What did it accomplish? It reduced social distance between the rich and the poor, a huge achievement; it liberated sex and improved women’s social position in a way that led to the current acceptance of gender equality and all sexual preferences among the liberal elites; it ensured equal or similar civic rights for the Black population in the United States;  it changed dramatically vestimentary habits, simplified them, and thus added to the apparent social levelling by making it more difficult to recognize social status from one’s dress.  

The revolution was similar in the West and in the Communist East, but it produced very different effects. In the West, politically, it diminished class polarization and class antagonism. I lived through the Revolution in Belgium where I went to high school. There was no doubt in my mind when I arrived there that Belgium was a class-stratified society where only rich parents’ boys could date rich parents’ girls. The rules were clear. The Revolution, incrementally, eroded them however: by the mid-1970s, this was not longer true. It produced a deep social change which, I think, has persisted.

In the East, where class differences were less or were obliterated by the political revolution of the late 1940s, the new Revolution opened the vistas of freedom.  It hinted that a different, much freer and diverse world existed close by and that it was possible—not a Utopia. It stimulated resistance to the authorities, and the feeling of freedom—both things that were anathema to the communist regimes that valued conformism and obedience.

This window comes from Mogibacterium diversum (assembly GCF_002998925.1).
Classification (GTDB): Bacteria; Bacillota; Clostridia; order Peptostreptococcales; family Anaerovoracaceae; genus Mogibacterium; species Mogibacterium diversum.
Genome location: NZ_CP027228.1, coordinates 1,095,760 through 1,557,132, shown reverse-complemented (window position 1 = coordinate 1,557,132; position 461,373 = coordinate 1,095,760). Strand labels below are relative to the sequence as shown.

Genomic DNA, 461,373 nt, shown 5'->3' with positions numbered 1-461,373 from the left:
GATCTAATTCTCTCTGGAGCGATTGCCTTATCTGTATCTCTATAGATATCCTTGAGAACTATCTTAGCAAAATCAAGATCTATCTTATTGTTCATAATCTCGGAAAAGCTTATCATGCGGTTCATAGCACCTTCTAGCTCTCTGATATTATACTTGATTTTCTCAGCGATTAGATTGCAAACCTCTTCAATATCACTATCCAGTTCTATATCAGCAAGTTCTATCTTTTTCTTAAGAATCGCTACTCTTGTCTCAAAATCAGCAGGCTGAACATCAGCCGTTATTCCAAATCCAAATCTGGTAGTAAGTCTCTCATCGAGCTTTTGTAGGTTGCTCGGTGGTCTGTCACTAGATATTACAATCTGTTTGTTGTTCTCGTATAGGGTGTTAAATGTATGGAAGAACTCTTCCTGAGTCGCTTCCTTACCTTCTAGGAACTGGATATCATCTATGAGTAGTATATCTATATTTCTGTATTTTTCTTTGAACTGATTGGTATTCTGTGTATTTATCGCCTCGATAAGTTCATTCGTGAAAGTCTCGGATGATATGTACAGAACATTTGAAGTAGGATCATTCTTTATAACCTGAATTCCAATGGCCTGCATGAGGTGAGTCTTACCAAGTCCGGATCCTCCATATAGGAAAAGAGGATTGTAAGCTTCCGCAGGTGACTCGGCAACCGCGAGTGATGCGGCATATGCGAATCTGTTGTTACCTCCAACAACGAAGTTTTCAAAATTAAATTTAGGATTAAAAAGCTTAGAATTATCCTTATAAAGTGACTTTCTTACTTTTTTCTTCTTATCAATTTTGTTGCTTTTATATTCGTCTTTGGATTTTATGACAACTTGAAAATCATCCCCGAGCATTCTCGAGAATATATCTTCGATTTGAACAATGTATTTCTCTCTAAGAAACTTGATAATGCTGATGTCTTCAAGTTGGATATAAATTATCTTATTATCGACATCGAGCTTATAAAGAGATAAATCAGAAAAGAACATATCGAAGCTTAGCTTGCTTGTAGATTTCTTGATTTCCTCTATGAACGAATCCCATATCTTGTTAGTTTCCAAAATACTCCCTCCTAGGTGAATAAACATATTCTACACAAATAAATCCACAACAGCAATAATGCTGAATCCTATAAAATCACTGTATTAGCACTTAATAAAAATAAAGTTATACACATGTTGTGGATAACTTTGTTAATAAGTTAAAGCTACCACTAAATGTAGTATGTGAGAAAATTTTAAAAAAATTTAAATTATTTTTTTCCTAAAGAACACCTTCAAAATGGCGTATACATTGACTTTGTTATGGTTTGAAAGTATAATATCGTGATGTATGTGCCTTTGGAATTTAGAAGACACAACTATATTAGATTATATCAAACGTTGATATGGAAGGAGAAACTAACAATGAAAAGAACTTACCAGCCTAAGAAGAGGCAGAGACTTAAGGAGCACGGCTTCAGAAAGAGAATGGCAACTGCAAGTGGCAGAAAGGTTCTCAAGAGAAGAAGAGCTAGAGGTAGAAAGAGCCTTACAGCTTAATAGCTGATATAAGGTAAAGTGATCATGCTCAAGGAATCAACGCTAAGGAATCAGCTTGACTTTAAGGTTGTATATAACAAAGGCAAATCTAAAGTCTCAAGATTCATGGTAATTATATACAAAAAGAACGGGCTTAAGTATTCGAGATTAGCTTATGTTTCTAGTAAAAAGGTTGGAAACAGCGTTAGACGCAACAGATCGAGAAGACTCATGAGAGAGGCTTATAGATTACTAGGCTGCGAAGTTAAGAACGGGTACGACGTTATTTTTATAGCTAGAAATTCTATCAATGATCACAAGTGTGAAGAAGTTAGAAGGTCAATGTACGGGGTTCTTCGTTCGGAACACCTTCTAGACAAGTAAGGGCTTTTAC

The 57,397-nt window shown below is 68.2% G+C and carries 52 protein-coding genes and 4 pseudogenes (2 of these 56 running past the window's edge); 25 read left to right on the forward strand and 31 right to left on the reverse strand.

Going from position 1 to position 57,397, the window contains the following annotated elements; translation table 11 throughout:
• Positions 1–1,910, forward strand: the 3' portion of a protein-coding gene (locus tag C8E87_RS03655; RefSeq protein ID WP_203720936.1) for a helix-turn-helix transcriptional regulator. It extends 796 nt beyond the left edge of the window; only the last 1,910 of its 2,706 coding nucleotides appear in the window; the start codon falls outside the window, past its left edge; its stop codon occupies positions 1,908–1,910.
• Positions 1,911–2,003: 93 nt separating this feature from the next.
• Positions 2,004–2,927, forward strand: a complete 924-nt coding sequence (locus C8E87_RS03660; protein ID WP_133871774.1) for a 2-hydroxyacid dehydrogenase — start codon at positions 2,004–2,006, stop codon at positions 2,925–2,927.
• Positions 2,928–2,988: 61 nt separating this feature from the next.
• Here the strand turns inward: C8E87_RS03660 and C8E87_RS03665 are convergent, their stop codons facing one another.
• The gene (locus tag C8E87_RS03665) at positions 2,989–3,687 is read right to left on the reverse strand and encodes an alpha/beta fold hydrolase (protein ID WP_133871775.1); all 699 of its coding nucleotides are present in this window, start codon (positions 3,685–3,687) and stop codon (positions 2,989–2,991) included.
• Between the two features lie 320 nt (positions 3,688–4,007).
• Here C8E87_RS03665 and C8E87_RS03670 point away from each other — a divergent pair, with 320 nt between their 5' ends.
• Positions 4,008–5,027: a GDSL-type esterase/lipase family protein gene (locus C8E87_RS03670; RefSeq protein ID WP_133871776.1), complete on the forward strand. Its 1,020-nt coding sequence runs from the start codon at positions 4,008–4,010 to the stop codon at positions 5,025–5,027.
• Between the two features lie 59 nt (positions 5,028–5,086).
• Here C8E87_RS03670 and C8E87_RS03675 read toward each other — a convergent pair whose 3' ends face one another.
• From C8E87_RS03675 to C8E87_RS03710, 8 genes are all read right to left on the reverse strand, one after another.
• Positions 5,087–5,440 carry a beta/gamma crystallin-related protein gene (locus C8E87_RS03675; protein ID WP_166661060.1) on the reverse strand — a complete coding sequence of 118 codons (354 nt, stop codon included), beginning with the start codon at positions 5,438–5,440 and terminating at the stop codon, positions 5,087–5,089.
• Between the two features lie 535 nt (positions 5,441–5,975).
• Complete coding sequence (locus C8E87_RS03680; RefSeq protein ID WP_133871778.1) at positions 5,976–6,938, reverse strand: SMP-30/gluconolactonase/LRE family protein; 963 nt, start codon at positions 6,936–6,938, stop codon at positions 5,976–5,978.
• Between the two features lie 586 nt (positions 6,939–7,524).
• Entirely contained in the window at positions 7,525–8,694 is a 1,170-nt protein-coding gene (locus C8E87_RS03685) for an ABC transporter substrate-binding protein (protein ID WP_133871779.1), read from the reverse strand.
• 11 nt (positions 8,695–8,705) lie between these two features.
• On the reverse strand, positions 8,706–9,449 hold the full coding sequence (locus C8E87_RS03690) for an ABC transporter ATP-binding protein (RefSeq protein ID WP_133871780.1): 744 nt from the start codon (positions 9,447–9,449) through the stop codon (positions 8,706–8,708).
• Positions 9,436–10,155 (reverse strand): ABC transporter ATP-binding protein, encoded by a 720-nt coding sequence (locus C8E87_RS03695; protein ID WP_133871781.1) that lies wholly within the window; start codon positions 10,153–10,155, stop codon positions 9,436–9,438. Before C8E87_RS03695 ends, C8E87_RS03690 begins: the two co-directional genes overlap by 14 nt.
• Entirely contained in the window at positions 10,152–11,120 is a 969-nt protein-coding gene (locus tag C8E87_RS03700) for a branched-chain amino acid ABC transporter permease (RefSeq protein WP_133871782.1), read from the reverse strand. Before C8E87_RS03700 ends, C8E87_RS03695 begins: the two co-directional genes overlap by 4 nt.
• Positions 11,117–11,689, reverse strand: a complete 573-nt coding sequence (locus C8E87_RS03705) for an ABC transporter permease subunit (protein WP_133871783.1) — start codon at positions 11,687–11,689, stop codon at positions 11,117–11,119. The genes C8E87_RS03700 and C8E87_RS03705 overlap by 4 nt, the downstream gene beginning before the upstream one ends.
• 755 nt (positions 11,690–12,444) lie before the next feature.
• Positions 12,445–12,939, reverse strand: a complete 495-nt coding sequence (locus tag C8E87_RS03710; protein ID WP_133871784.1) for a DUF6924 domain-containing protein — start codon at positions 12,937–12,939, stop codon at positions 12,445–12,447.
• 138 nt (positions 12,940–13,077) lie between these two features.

Revolution’s effects were long-term and were seen well among the generation that came to power twenty years later. It may seem strange to unify in the same sentence Bill Clinton and Mikhail Gorbachev, but they do illustrate well what I have in mind. Clinton was the product of breaking class barriers to advancement while Gorbachev was a product of the Ideas of 1968: socialism with the human face. That belief affected Gorbachev in his student years as we know from Zdenĕk Mlynař’s memoirs and Gorbachev’s own “confessions”.

One of the complicating features of the Revolution was that it was leftist not only in the social ways that I described, but also because it brought from oblivion the Young Marx (whose early works, by coincidence, were first published then, more than 100 years after he wrote them), and thus the belief in democratic socialism.

The challenge to the ossified pseudo-Marxist regimes in the East came from the left. And even better—thinking of the Young Marx—from  the very founder of the political system the authorities claimed to represent. It was not a coincidence that almost all leaders of the Revolution in Eastern Europe came from the Communist Youth movement: the entire Praxis group in Yugoslavia, students of Lukacs in Hungary, Jacek Kuroń, Adam Michnik, Leszek Kolakowski (coming from the hard Stalinist left) in Poland, Ota Šik and Alexander Dubček in Czechoslovakia.